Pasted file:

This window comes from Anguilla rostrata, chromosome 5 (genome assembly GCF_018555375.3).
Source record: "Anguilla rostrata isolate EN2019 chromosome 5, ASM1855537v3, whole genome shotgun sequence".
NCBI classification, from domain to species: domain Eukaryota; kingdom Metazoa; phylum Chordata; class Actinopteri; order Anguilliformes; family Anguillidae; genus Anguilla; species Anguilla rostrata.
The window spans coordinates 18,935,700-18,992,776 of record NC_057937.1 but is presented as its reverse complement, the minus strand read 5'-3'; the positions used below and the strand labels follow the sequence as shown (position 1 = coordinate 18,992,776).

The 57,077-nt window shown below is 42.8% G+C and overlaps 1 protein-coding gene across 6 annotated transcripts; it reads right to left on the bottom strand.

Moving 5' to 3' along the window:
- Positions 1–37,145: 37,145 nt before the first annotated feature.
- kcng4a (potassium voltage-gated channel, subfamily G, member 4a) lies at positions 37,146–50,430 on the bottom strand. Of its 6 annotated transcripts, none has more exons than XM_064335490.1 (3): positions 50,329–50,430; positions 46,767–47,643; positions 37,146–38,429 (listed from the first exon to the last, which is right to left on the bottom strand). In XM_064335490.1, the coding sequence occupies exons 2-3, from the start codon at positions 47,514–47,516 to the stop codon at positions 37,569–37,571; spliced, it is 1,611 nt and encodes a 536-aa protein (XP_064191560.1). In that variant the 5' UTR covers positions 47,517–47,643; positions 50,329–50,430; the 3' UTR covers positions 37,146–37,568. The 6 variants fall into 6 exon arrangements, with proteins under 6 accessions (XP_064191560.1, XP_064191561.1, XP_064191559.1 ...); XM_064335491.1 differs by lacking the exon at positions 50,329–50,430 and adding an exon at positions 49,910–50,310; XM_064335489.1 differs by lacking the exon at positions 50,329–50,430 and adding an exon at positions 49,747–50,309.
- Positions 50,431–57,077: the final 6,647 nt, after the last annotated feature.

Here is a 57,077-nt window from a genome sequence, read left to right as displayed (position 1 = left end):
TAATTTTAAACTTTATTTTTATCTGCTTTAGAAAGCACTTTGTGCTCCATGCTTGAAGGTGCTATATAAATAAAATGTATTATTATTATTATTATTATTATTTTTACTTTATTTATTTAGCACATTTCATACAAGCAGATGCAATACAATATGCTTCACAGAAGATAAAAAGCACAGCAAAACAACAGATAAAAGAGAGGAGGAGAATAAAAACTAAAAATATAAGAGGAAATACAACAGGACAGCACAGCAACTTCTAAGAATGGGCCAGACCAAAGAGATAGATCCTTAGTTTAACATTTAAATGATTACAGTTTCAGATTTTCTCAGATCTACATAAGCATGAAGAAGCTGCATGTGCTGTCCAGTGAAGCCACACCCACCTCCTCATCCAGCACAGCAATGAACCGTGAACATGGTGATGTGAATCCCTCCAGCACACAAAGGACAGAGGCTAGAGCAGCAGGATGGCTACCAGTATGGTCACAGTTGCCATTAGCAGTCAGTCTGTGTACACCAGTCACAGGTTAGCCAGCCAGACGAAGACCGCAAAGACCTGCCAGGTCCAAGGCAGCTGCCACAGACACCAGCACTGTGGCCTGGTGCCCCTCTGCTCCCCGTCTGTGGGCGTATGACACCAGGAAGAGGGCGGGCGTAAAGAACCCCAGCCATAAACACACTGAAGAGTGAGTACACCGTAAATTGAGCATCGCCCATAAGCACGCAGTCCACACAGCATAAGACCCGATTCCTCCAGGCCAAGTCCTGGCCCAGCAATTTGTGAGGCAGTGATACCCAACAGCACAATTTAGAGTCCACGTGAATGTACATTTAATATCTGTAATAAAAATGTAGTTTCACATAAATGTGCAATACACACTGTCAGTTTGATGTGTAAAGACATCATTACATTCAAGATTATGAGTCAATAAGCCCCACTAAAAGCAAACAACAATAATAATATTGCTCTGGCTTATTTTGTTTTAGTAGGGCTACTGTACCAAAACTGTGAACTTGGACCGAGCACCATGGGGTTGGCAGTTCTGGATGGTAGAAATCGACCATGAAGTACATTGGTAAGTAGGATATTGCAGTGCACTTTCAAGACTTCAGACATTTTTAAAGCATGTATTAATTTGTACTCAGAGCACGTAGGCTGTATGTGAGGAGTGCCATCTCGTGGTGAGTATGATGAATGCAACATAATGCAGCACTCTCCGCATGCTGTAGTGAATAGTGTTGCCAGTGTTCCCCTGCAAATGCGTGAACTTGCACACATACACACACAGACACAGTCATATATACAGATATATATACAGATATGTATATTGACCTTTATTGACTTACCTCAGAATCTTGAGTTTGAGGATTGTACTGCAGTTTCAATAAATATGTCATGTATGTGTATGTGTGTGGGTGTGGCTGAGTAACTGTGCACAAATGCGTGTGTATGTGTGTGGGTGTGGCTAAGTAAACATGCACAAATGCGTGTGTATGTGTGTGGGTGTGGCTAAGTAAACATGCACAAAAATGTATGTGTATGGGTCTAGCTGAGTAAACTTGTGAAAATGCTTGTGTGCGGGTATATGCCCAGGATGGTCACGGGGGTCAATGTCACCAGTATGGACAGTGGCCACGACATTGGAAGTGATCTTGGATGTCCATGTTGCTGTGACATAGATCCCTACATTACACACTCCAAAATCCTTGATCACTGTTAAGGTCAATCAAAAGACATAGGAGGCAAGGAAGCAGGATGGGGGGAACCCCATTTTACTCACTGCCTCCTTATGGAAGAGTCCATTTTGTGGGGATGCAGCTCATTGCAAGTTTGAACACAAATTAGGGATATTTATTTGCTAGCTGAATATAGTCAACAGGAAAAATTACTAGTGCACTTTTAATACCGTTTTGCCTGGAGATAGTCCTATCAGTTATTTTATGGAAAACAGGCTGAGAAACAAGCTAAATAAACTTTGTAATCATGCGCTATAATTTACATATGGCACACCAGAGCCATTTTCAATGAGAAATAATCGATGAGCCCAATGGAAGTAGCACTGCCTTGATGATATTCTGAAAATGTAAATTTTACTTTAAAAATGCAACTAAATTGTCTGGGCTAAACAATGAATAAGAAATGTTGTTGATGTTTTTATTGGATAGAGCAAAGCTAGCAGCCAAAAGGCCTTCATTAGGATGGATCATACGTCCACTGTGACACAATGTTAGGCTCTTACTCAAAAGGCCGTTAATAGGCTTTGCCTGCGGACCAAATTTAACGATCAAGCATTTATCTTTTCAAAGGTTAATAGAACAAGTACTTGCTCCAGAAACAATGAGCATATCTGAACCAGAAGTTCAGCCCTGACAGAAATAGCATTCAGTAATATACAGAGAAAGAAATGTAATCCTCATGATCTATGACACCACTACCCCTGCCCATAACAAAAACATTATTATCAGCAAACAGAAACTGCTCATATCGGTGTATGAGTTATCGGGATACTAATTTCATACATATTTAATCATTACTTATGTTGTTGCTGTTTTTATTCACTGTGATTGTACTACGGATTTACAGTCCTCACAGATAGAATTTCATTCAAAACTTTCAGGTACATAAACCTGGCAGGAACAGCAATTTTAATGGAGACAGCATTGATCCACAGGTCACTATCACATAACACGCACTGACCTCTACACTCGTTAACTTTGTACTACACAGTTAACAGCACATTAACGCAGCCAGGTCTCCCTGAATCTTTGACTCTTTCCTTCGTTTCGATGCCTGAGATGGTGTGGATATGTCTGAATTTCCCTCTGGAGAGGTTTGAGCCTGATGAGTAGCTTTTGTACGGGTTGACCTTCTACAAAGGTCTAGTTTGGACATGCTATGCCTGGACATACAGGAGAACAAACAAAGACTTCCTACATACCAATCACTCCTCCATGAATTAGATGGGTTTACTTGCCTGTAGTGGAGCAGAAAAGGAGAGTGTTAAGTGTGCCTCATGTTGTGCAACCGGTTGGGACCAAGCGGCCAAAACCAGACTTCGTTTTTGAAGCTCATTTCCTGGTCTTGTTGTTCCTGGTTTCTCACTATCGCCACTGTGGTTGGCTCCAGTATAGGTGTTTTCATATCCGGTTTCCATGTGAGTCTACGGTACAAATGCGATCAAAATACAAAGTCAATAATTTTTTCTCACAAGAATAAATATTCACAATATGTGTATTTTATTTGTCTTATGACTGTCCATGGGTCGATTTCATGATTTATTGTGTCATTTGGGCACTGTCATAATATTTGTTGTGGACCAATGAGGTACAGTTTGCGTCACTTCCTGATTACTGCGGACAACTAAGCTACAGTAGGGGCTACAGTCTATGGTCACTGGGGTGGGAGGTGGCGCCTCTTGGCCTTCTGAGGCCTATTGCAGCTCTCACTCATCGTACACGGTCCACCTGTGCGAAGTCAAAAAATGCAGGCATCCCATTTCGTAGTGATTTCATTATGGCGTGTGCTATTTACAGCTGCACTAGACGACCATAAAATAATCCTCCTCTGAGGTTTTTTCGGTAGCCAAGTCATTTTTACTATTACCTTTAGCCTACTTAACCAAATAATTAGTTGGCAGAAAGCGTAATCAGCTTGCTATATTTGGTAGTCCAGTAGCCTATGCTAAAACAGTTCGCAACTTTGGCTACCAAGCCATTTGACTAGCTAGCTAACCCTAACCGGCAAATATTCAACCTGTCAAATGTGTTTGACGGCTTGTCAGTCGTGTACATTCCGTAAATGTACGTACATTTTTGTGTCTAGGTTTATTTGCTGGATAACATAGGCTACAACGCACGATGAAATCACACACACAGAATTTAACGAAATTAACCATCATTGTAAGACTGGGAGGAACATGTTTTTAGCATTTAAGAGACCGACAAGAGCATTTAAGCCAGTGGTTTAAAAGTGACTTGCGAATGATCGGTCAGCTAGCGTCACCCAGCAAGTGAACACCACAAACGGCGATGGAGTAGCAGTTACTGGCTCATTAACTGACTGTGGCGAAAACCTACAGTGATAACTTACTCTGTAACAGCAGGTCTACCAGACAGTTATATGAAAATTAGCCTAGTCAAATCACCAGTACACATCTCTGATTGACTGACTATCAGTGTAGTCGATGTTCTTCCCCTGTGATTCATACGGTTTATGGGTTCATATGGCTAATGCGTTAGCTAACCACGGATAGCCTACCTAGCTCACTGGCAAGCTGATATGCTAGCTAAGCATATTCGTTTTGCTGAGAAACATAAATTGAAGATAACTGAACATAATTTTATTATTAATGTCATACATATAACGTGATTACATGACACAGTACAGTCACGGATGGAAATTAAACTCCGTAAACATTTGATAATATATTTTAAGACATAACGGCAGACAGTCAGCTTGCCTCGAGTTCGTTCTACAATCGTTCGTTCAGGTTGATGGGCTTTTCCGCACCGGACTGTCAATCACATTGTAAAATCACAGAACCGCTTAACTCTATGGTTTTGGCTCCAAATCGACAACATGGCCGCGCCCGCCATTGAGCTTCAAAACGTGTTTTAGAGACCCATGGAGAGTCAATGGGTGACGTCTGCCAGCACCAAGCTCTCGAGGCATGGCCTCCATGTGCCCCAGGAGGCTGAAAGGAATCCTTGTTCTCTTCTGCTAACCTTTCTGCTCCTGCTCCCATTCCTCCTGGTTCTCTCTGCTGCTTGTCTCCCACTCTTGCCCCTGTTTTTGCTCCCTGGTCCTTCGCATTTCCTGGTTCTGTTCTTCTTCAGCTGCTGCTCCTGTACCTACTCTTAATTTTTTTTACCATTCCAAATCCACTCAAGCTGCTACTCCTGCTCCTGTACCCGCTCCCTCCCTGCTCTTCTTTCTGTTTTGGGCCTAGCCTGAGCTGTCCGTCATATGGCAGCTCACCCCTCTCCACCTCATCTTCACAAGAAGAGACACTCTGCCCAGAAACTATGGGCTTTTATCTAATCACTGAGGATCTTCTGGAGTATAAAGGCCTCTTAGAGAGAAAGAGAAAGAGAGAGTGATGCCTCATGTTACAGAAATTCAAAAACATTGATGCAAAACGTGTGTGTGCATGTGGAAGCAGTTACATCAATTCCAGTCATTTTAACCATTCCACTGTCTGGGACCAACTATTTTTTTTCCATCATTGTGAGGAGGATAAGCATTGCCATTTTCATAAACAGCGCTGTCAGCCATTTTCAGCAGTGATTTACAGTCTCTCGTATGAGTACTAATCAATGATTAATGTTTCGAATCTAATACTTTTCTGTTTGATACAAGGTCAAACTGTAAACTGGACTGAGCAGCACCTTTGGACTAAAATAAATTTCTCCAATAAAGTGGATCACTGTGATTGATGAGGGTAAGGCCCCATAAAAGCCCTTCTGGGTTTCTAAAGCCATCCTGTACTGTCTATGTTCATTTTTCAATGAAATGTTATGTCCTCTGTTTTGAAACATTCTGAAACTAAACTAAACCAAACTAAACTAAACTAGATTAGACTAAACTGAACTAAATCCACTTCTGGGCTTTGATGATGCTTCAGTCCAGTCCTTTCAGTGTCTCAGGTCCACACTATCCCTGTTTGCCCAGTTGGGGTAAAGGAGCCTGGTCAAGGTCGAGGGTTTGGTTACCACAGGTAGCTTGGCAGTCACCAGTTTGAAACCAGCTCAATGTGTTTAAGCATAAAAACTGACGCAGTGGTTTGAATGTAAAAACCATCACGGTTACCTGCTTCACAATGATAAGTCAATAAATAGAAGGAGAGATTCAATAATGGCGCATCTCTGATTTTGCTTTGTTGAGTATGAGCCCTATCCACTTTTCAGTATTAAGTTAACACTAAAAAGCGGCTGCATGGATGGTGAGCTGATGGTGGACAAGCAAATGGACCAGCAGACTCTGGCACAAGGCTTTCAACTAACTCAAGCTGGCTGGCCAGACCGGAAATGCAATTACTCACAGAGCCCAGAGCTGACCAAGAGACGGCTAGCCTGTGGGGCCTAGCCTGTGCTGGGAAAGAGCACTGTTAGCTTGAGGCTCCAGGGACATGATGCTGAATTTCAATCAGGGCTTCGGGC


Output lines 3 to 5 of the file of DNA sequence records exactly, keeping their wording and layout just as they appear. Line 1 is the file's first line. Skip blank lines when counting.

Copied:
NCBI classification, from domain to species: domain Eukaryota; kingdom Metazoa; phylum Chordata; class Actinopteri; order Anguilliformes; family Anguillidae; genus Anguilla; species Anguilla rostrata.
The window spans coordinates 18,935,700-18,992,776 of record NC_057937.1 but is presented as its reverse complement, the minus strand read 5'-3'; the positions used below and the strand labels follow the sequence as shown (position 1 = coordinate 18,992,776).

The 57,077-nt window shown below is 42.8% G+C and overlaps 1 protein-coding gene across 6 annotated transcripts; it reads right to left on the bottom strand.